From the blog All Things Education
by Rachel Levy
As some of you know, I am starting to look for, ahem, a job, including positions that would put me back in the classroom. The position of “unpaid writer” isn’t exactly putting food on the table and I’m starting to feel antsy writing so much about education without actually doing much about education. Reading over and updating my teaching resume, I am reminded of former students, colleagues, schools, and yes, curriculum. I am reminded of how much I enjoy teaching, for teaching itself but also for the content I got to ponder. I graduated at the top of my class in high school and went to an elite college. I’m “the type” many education reformers talk of attracting to teaching and, initially, attracted I was, but given what teaching has become in many cases, I am somewhat reluctant to go back.
The first reason is the working conditions. While I agree teachers are underpaid and I appreciate Secretary Duncan’s strident acknowledgement of this, I would do the work at the current salaries if the working conditions made the job more manageable: if I knew classes would be reasonably and appropriately sized; if I were given adequate time for planning, development, collaboration, and frankly, bathroom breaks; and if I knew the school where I might work would be fully staffed with content teachers, a librarian, a nurse, a social worker, enough administrators, etc. If I knew I could do an adequate job in a 40-hour week (obviously, it would be more some weeks and a bit less during others and yes, the work would always be on my mind), I might never have taken the break I did in the first place. I can’t work the punishing hours because I have my own children to raise. And I’m in favor to the idea of changing compensation systems to reflect the different roles and demands of different teaching jobs. If there are teachers out there who have the space in their life and desire to take on more work and responsibilities than I can, I think they should be paid more. I would be happy to take on a lesser teaching position for less money than a harder working colleague if it meant I could be in the classroom again and still be the parent I want to be. Unfortunately, it became clear to me that I had to choose.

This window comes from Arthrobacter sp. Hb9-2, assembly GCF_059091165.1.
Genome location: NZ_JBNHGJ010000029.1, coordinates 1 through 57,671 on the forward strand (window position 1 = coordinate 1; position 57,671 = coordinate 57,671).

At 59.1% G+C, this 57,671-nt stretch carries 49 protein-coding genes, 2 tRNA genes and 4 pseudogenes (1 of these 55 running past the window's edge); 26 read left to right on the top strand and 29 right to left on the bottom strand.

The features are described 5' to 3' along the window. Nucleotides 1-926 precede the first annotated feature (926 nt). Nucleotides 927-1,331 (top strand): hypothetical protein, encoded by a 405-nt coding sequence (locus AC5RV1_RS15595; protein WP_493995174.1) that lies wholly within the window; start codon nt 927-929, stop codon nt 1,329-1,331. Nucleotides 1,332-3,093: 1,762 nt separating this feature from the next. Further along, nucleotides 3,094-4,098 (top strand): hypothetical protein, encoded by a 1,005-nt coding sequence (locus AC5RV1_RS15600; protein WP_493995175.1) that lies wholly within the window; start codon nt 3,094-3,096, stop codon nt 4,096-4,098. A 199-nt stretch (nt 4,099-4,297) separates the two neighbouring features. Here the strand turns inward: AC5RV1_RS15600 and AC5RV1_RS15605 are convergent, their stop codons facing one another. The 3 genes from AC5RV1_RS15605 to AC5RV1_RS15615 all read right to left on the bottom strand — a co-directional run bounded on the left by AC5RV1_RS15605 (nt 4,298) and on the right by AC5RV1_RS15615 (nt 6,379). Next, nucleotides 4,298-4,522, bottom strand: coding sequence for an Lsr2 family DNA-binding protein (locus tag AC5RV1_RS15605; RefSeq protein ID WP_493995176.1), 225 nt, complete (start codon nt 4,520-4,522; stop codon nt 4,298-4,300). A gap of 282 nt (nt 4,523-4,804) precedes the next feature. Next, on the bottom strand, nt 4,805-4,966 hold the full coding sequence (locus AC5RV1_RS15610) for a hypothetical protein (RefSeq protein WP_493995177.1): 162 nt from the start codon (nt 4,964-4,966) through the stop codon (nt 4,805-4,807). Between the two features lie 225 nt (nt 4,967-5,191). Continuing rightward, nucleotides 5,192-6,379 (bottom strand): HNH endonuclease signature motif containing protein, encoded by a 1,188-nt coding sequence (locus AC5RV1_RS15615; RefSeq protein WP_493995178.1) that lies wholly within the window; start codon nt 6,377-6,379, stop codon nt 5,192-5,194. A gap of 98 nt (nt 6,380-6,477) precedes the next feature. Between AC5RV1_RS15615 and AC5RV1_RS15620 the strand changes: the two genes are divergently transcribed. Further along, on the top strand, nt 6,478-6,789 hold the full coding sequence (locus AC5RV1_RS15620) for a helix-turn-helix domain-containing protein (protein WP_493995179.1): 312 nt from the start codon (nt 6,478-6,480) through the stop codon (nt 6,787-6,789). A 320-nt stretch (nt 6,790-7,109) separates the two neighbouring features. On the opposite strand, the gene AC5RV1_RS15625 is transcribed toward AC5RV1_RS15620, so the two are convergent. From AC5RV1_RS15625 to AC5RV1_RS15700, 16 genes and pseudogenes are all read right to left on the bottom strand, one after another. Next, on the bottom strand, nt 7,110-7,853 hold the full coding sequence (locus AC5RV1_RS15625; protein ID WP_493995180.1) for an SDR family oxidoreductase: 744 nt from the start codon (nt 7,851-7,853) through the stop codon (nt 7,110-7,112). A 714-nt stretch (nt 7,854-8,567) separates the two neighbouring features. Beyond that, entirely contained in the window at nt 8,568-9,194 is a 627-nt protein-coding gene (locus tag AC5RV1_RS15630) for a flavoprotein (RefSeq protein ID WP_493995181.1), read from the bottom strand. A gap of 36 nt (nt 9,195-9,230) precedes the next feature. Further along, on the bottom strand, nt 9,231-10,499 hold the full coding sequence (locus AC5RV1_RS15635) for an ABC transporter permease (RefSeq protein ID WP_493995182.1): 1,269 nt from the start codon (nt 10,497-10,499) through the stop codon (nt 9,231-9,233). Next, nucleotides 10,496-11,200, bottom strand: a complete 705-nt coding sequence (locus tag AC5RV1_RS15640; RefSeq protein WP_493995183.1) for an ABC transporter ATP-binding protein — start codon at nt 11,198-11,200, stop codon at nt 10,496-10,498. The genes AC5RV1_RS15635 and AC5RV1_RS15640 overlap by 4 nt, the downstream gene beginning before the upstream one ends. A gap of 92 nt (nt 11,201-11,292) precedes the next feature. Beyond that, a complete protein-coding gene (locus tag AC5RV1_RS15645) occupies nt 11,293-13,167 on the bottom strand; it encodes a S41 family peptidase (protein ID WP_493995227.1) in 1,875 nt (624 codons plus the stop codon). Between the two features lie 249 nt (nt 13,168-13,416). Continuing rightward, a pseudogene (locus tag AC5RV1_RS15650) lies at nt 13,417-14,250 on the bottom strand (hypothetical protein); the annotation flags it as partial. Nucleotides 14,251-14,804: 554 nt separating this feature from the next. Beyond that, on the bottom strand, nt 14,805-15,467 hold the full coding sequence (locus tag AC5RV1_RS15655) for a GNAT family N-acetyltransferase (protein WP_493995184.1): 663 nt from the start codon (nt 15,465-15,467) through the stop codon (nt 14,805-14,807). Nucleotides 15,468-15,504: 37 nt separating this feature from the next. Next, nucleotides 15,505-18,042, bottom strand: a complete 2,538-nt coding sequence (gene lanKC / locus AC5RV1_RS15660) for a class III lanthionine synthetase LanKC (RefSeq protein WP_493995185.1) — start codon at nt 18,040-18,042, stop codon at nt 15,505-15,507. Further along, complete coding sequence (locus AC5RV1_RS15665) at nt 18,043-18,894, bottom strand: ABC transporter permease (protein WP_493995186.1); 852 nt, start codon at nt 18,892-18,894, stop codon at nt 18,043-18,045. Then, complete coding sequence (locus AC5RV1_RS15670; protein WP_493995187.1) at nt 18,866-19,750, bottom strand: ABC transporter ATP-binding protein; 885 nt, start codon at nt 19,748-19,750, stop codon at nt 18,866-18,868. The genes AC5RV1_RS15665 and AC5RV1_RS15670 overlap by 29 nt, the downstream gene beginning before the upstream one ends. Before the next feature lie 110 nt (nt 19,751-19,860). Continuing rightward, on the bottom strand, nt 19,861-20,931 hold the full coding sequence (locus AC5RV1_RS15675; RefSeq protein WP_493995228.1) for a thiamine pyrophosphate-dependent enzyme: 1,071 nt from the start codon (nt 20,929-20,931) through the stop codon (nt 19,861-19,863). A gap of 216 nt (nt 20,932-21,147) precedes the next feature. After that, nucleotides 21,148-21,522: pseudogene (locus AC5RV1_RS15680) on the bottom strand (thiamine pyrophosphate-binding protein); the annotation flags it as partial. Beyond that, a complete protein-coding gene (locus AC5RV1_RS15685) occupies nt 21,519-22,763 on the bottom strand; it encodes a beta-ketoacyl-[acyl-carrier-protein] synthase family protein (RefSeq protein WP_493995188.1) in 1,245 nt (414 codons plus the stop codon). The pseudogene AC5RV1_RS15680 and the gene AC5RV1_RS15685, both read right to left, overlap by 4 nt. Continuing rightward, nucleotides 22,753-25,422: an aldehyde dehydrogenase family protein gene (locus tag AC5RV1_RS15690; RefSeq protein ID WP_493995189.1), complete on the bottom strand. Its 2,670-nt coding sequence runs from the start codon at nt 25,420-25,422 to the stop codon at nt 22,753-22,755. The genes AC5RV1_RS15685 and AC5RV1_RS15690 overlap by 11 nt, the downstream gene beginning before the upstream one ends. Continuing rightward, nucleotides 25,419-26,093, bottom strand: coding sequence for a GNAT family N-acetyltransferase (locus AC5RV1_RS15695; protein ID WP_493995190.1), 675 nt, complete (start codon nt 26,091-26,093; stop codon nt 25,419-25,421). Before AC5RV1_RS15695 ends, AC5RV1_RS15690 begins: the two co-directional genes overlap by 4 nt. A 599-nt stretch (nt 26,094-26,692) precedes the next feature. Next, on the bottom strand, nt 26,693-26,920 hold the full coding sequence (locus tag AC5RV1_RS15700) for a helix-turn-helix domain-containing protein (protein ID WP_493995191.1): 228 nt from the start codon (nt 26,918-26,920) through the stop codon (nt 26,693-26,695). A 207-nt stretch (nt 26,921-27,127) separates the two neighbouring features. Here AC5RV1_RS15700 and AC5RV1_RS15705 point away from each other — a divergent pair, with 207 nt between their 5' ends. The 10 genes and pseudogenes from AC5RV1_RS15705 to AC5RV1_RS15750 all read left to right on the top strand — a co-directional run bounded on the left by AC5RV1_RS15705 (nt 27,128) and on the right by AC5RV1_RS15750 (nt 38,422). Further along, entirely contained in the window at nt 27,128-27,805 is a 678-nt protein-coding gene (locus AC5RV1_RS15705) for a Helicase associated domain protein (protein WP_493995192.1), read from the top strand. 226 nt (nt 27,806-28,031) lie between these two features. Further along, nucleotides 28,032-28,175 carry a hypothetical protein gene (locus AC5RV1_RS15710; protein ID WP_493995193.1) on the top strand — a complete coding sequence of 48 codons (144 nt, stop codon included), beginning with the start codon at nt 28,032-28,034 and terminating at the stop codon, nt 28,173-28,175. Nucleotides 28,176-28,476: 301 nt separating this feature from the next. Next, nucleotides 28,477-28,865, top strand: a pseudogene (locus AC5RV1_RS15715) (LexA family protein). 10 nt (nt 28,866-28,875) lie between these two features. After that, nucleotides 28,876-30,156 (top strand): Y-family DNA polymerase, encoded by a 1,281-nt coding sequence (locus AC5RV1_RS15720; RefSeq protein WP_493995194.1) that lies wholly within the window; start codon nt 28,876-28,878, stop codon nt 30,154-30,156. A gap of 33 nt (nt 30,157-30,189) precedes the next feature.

Second of all, I was attracted to teaching because it’s intellectual, interesting, stimulating, creative, and socially useful. Well, at least it should be. As Diana Senechal put it in this comment:
The McKinsey researchers examined teacher recruitment and retention in Singapore, Finland, and South Korea. They found many factors that make teaching an attractive profession in those countries: salary, job security, autonomy and trust, cultural respect, and more. Given their own findings, it’s odd that they or anyone would conclude that financial incentives should reign supreme. And there were things they should have investigated but didn’t–for instance, the intellectual and spiritual appeal of the profession.
Look at the talented people in professions where the pay is decent but not stellar–the arts, humanities, teaching, scholarship, nonprofits, journalism, and more. What brings people to these professions? Not incompetence, but interest. The work has substance.
But when the substance is driven out, when the work turns into busywork, people turn to professions that offer the combination of qualities that they seek.
Yes, the work has substance. Or it did. Or it should. Of course teaching is going to have some busy work–all jobs do. Sometimes I even look forward to the busy work as it gives me a break from the harder tasks of thinking, evaluating, planning. Of course, there are going to be some tasks I enjoy more than others. Reading up on the Bubonic Plague, planning how my students will learn about it for a world history class, and then assessing what the students have learned counts as enjoyable. Figuring out how to teach the standardized reading test to my world history students and doing a technocratic version of reading tea leaves, i.e., charting who got the “main idea” and “context clues” questions wrong on said standardized tests is not. And when the job starts to become mostly useless, fruitless busy work and mostly teaching vapid curriculum, that’s when I’d rather work as a self-employed, unpaid writer and blogger or work at something less demanding that would still save time and energy for writing.